In the Spring/Summer 1996 issue of Healing Magazine, KidsPeace announced the addition of an Acute Partial Hospitalization Program to its list of offered services. 20 years later, the program remains an integral part of the organization’s continuum of care.
Healing Magazine Issue #1, 1996 – “A therapeutic alternative to inpatient hospitalization”
As states continue to decrease the usage of residential treatment facilities, the use of Acute Partial Hospitalization Programs (APHPs) has increased along with other community programs. Patients admitted to the program suffer from moderate to severe mental health issues that impair their ability to function within the home, school, and community. The main purpose of APHPs remains unchanged; to prevent out-of-home placement, reduce recurring crises and keep children in the least restrictive environment.
As was the case twenty years ago, APHPs are divided into two developmental age groups: children ages 6 to 12 and adolescents ages 13 to 18. Classrooms receive six hours a day of treatment, five days per week, with clients returning to their homes in the evenings and on weekends. Additionally, individualized treatment plans are designed for each client by an interdisciplinary team.
Over the years, the content of these treatment plans has been altered to meet regulatory needs that focus on data and strengths. For example, a treatment plan twenty years ago could have one generic goal, but today goals must be extremely individualized and strength based, with measurable interventions. Data collection now plays an important role in showing how well interventions are working and objectives are being met.
Another big change is where therapy can take place. In the early years, it wasn’t uncommon for APHPs to take clients off grounds to movies or swimming as behavior modification rewards. For us at KidsPeace, the advent of managed care organizations (MCOs) in Pennsylvania fifteen years ago changed that practice. MCOs made it clear reimbursement of services would be limited to actual locations and addresses, and programs were not longer able to bill for any off-site activities, including transportation. Gone are the days when a classroom could go outside for an hour of flag football, followed by a movie at the local theater for clients who exhibited appropriate behaviors. Today, even recreational activities must have a clear treatment purpose and team-building component, reflect treatment goals and occur on the provider’s property to be considered therapeutic and eligible for reimbursement.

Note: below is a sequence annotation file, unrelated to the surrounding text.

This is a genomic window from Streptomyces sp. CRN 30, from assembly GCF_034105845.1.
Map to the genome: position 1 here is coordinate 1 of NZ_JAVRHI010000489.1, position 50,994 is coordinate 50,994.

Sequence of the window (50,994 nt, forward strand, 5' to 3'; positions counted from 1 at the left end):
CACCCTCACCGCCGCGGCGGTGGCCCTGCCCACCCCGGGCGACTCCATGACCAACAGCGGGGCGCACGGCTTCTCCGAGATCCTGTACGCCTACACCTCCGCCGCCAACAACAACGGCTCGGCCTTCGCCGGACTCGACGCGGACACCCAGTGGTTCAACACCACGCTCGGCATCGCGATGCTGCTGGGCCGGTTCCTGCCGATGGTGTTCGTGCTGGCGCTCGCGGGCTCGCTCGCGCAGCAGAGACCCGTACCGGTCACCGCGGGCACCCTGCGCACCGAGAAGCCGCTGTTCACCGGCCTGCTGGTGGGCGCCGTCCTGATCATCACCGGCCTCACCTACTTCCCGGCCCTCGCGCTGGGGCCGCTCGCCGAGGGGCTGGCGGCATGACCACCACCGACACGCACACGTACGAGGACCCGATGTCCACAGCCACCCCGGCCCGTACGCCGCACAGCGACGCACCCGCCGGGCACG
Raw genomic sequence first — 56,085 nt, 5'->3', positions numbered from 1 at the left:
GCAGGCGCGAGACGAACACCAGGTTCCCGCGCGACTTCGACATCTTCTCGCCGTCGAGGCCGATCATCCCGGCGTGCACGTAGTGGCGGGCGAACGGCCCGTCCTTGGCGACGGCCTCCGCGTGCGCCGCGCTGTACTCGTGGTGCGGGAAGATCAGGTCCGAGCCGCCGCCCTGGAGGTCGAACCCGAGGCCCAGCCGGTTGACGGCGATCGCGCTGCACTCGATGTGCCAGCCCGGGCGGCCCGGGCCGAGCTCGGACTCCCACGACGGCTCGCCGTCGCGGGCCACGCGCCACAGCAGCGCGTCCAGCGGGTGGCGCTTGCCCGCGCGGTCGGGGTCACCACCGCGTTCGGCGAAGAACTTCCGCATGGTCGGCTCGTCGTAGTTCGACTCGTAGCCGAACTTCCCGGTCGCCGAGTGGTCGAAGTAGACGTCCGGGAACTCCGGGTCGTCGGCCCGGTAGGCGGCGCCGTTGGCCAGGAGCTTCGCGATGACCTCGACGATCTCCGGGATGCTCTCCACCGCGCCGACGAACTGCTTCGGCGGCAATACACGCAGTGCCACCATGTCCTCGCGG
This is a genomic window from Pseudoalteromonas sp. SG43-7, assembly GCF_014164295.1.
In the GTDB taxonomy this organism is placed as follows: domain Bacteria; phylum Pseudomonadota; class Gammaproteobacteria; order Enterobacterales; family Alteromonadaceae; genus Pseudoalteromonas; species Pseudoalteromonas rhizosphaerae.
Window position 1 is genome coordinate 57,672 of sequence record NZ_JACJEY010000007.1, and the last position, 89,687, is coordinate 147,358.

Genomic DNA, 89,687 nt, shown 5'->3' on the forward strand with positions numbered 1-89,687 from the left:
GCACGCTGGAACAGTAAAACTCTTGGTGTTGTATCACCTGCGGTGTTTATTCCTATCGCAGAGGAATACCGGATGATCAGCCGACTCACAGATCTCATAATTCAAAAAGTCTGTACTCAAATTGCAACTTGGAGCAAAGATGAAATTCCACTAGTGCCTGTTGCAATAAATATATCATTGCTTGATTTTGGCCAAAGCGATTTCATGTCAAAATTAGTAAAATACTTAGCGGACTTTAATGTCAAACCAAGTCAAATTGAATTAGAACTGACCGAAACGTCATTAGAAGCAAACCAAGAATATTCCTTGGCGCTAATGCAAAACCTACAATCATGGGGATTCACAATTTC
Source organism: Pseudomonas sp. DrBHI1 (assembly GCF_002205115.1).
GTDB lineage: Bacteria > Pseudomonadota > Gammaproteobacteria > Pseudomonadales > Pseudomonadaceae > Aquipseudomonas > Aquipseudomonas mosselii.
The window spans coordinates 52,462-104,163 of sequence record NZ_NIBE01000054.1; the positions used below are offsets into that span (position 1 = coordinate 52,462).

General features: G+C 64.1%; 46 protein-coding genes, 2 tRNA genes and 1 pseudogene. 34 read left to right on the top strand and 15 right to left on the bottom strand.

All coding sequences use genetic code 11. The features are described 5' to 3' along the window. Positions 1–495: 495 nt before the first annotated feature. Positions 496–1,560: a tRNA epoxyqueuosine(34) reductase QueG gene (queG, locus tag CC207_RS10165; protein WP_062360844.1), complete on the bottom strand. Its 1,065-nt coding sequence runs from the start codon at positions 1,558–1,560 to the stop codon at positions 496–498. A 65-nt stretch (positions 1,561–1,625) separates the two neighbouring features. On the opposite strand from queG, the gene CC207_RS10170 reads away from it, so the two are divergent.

Healing Magazine Issue #1, 1996 – “Filling the gap in the continuum of care”
At KidsPeace, continuum of care remains an organizational commitment to fill gaps in care and allow patients the opportunity to continue treatment in a structured setting, which greatly reduces the incidence of recurrence or another hospitalization.
Our APHP program has evolved, again mostly from regulatory requirements, with a focus on what the six-hour program day looks like. When unveiled in 1996, the APHP was described as a six-hour program with each child receiving four to five sessions of intensive therapy, as well as one hour of academic tutoring. Now, due again to changes in reimbursement policies, treatment days are more structured, with six unique therapeutic sessions that utilize a psycho-educational approach, without specific time set aside for tutoring.